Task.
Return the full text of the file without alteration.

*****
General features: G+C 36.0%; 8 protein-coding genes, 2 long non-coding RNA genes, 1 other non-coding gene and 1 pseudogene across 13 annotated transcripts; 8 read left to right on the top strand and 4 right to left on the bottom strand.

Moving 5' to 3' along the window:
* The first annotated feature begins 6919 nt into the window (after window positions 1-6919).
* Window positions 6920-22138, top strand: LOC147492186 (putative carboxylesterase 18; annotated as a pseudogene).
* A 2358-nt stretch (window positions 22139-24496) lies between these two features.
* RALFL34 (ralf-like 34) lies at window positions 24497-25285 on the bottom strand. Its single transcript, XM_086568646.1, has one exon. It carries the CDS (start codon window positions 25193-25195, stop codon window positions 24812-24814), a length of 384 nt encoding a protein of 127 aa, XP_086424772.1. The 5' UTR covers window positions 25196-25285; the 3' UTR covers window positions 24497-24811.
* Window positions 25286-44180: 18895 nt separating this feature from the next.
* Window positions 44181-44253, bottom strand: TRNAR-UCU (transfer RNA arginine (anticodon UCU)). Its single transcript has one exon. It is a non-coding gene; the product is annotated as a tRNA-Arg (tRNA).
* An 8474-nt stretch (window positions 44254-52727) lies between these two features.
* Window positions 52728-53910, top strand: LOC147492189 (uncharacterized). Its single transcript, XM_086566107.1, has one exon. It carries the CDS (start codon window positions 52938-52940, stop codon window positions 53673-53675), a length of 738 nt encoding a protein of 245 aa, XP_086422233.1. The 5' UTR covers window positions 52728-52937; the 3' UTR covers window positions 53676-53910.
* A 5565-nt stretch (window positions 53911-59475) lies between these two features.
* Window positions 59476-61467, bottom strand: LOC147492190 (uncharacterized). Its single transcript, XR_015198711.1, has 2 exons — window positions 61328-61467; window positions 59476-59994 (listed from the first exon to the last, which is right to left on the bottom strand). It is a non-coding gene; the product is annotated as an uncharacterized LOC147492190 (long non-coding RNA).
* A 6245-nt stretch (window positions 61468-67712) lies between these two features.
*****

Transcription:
General features: G+C 36.0%; 8 protein-coding genes, 2 long non-coding RNA genes, 1 other non-coding gene and 1 pseudogene across 13 annotated transcripts; 8 read left to right on the top strand and 4 right to left on the bottom strand.

Moving 5' to 3' along the window:
* The first annotated feature begins 6919 nt into the window (after window positions 1-6919).
* Window positions 6920-22138, top strand: LOC147492186 (putative carboxylesterase 18; annotated as a pseudogene).
* A 2358-nt stretch (window positions 22139-24496) lies between these two features.
* RALFL34 (ralf-like 34) lies at window positions 24497-25285 on the bottom strand. Its single transcript, XM_086568646.1, has one exon. It carries the CDS (start codon window positions 25193-25195, stop codon window positions 24812-24814), a length of 384 nt encoding a protein of 127 aa, XP_086424772.1. The 5' UTR covers window positions 25196-25285; the 3' UTR covers window positions 24497-24811.
* Window positions 25286-44180: 18895 nt separating this feature from the next.
* Window positions 44181-44253, bottom strand: TRNAR-UCU (transfer RNA arginine (anticodon UCU)). Its single transcript has one exon. It is a non-coding gene; the product is annotated as a tRNA-Arg (tRNA).
* An 8474-nt stretch (window positions 44254-52727) lies between these two features.
* Window positions 52728-53910, top strand: LOC147492189 (uncharacterized). Its single transcript, XM_086566107.1, has one exon. It carries the CDS (start codon window positions 52938-52940, stop codon window positions 53673-53675), a length of 738 nt encoding a protein of 245 aa, XP_086422233.1. The 5' UTR covers window positions 52728-52937; the 3' UTR covers window positions 53676-53910.
* A 5565-nt stretch (window positions 53911-59475) lies between these two features.
* Window positions 59476-61467, bottom strand: LOC147492190 (uncharacterized). Its single transcript, XR_015198711.1, has 2 exons — window positions 61328-61467; window positions 59476-59994 (listed from the first exon to the last, which is right to left on the bottom strand). It is a non-coding gene; the product is annotated as an uncharacterized LOC147492190 (long non-coding RNA).
* A 6245-nt stretch (window positions 61468-67712) lies between these two features.